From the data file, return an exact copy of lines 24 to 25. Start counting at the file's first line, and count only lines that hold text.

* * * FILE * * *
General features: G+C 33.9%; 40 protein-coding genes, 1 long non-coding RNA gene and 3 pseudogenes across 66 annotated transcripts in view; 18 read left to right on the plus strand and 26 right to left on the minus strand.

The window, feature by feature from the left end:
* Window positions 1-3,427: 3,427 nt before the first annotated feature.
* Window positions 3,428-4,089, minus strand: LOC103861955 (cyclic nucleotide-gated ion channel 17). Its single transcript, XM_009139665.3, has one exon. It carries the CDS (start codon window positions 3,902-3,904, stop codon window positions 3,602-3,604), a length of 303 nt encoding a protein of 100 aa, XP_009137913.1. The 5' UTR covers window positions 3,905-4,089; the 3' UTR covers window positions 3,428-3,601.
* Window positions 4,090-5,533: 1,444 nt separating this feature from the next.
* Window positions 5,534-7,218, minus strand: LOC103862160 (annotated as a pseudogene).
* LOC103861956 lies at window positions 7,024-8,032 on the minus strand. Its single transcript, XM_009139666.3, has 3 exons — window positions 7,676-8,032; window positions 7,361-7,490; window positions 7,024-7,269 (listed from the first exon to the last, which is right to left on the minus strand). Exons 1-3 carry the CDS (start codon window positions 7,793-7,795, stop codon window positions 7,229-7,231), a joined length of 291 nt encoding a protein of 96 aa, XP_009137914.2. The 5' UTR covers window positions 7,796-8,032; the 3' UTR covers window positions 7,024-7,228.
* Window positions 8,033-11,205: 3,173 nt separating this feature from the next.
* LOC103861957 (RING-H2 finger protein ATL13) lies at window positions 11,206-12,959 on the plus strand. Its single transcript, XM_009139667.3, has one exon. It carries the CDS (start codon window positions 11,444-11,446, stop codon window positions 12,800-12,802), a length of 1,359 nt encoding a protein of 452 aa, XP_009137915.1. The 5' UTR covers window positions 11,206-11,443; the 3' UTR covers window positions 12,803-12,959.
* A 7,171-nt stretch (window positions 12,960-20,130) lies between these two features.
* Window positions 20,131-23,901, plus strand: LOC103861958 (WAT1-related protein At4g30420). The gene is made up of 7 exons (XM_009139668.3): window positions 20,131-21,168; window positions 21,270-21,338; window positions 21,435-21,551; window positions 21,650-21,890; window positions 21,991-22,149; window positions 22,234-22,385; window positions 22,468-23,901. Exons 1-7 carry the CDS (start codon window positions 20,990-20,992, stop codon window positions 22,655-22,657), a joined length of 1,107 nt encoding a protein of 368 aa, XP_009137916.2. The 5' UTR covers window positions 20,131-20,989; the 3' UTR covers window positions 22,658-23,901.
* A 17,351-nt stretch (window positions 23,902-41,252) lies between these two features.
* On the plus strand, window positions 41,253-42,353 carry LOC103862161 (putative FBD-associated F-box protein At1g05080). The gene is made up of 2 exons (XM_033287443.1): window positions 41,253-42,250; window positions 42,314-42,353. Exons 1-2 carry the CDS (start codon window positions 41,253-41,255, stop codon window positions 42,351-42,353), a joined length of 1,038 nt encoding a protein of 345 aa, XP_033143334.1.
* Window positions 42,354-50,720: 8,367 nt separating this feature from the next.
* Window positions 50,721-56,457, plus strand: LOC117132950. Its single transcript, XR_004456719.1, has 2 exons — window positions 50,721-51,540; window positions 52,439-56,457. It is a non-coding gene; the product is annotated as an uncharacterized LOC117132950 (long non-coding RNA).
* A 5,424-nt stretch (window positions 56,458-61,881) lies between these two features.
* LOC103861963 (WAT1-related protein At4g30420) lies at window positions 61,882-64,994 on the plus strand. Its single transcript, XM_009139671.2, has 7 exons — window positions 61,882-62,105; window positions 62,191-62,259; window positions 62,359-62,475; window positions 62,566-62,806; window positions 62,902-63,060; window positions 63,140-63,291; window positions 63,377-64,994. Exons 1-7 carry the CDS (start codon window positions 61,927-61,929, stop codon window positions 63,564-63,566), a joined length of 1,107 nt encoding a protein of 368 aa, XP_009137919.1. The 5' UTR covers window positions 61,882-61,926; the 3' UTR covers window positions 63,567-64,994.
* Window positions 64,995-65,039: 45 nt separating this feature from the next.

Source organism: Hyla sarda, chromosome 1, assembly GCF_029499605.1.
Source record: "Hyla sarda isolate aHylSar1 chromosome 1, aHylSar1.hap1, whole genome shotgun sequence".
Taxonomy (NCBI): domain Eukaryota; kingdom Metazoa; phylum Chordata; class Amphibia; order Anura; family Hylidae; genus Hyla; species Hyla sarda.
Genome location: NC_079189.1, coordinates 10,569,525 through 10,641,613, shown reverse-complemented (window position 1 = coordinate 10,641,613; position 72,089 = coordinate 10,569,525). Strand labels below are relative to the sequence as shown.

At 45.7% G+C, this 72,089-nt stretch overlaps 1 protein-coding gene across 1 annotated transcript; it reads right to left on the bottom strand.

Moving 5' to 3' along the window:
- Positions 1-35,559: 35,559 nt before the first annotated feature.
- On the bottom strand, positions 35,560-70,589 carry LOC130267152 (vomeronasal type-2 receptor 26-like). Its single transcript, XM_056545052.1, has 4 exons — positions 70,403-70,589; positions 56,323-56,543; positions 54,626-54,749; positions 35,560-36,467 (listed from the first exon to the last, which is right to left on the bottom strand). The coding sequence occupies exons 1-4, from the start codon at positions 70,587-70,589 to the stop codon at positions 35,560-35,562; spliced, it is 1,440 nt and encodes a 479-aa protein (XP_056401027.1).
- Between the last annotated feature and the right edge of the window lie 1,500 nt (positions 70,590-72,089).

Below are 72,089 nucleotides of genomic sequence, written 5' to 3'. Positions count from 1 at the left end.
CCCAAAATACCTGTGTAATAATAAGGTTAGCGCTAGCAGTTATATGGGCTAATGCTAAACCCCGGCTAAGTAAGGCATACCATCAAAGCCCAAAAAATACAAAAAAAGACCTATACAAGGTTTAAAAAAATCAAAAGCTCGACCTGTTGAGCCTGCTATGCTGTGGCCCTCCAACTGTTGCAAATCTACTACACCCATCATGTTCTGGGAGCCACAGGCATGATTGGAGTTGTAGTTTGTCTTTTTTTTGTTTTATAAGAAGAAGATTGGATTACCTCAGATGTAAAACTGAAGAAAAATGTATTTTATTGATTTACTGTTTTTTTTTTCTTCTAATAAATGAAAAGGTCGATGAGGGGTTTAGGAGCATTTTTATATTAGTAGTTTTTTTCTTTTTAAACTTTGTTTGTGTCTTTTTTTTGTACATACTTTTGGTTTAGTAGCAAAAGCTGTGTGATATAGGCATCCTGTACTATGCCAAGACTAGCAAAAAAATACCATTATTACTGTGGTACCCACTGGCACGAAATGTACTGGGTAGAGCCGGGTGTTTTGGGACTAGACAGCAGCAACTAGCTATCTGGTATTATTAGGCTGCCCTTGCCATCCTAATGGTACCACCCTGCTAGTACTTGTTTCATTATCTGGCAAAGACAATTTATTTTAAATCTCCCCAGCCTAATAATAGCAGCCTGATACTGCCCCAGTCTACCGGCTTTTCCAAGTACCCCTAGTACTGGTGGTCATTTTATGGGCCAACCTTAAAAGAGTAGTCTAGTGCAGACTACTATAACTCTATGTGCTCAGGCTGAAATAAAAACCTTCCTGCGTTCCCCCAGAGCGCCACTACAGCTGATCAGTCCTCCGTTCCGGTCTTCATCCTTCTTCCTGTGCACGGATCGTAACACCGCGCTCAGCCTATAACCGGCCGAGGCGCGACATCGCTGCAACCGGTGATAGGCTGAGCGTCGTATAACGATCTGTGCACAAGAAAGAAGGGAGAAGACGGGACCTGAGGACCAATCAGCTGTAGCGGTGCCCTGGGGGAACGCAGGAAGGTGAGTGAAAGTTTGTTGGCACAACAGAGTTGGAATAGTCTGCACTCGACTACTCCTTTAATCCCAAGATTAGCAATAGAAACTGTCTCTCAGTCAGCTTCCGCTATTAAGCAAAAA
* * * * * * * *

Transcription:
Moving 5' to 3' along the window:
- Positions 1-35,559: 35,559 nt before the first annotated feature.